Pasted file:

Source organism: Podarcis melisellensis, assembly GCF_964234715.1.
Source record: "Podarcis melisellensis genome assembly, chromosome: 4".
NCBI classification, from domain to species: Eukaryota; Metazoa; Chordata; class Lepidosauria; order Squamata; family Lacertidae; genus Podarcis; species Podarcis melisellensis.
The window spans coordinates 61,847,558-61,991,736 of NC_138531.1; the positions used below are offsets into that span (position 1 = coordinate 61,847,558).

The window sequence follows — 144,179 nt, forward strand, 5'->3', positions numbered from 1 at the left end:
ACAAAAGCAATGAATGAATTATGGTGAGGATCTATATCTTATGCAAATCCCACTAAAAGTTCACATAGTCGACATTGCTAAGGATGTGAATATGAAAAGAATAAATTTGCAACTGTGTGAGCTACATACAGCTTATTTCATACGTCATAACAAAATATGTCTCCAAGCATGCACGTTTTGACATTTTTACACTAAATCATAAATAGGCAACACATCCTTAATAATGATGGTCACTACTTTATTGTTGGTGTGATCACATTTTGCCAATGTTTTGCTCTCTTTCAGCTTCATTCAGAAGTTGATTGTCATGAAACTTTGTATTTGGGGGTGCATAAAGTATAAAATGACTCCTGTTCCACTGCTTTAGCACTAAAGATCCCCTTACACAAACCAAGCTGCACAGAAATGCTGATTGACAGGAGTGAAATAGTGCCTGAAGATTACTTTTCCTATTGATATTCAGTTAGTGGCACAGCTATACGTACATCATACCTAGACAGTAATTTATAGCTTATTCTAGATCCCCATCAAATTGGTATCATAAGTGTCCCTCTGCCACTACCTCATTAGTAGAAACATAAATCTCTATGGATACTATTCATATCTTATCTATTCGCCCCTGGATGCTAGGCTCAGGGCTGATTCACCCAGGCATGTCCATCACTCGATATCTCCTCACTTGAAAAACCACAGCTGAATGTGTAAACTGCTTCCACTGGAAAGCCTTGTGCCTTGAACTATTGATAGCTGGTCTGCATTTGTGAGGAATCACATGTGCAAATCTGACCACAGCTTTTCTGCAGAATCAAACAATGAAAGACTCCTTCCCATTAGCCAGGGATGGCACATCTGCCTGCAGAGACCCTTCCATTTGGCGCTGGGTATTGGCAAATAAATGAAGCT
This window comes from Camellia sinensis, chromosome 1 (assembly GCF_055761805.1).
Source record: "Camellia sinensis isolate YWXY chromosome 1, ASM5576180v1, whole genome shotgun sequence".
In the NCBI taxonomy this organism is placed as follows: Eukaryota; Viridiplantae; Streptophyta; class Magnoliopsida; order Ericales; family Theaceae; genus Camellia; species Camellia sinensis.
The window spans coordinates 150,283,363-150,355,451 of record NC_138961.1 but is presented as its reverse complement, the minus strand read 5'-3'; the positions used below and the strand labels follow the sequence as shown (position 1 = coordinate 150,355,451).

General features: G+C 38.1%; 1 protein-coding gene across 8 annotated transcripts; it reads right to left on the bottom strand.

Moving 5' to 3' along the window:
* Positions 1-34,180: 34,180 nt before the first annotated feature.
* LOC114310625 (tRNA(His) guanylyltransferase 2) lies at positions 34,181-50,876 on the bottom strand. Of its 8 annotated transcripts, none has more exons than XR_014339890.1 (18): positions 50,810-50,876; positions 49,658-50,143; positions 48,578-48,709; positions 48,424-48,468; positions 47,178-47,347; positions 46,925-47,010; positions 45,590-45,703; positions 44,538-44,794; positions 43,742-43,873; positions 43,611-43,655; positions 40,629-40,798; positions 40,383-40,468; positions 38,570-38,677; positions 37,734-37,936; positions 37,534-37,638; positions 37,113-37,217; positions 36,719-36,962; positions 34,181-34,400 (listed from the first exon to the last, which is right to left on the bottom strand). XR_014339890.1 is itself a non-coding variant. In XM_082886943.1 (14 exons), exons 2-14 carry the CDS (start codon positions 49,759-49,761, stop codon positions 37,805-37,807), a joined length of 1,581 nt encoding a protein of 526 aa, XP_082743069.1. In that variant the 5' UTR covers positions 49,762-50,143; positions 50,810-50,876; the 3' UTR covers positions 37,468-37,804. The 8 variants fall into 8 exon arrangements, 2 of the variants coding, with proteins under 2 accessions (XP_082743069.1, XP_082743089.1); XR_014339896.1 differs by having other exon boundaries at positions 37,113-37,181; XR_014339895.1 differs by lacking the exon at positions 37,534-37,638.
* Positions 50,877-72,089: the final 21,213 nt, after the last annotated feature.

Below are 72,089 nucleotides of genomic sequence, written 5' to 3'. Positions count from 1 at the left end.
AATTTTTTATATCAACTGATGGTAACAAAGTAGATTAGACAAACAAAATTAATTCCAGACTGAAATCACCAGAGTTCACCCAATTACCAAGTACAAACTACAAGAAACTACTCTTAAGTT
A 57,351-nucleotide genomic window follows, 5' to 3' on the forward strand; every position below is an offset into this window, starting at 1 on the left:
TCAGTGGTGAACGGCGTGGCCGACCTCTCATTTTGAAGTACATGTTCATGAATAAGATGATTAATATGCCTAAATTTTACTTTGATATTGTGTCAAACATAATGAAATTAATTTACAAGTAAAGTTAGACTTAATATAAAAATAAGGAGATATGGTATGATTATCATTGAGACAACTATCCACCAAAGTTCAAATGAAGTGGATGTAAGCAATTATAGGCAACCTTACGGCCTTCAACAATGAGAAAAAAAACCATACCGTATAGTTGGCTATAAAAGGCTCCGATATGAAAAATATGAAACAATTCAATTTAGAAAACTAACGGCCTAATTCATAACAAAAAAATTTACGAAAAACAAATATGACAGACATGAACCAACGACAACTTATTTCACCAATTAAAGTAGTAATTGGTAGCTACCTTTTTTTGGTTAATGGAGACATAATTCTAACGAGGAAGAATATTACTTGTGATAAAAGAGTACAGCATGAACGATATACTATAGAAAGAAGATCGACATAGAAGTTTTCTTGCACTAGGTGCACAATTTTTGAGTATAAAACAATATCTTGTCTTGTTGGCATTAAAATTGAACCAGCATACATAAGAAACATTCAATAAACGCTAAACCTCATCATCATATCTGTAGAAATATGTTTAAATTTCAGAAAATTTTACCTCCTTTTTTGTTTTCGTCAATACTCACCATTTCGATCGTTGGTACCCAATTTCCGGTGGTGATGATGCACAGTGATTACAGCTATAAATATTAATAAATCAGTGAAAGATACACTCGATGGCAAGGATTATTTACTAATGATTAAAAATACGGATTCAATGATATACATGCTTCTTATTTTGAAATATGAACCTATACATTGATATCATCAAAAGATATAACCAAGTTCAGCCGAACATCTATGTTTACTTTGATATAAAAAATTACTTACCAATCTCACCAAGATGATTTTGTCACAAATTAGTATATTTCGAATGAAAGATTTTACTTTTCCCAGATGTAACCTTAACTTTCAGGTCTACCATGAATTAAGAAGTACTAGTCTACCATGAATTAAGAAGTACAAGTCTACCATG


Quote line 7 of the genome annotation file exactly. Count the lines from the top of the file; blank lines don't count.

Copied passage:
This window comes from Camellia sinensis, chromosome 1 (assembly GCF_055761805.1).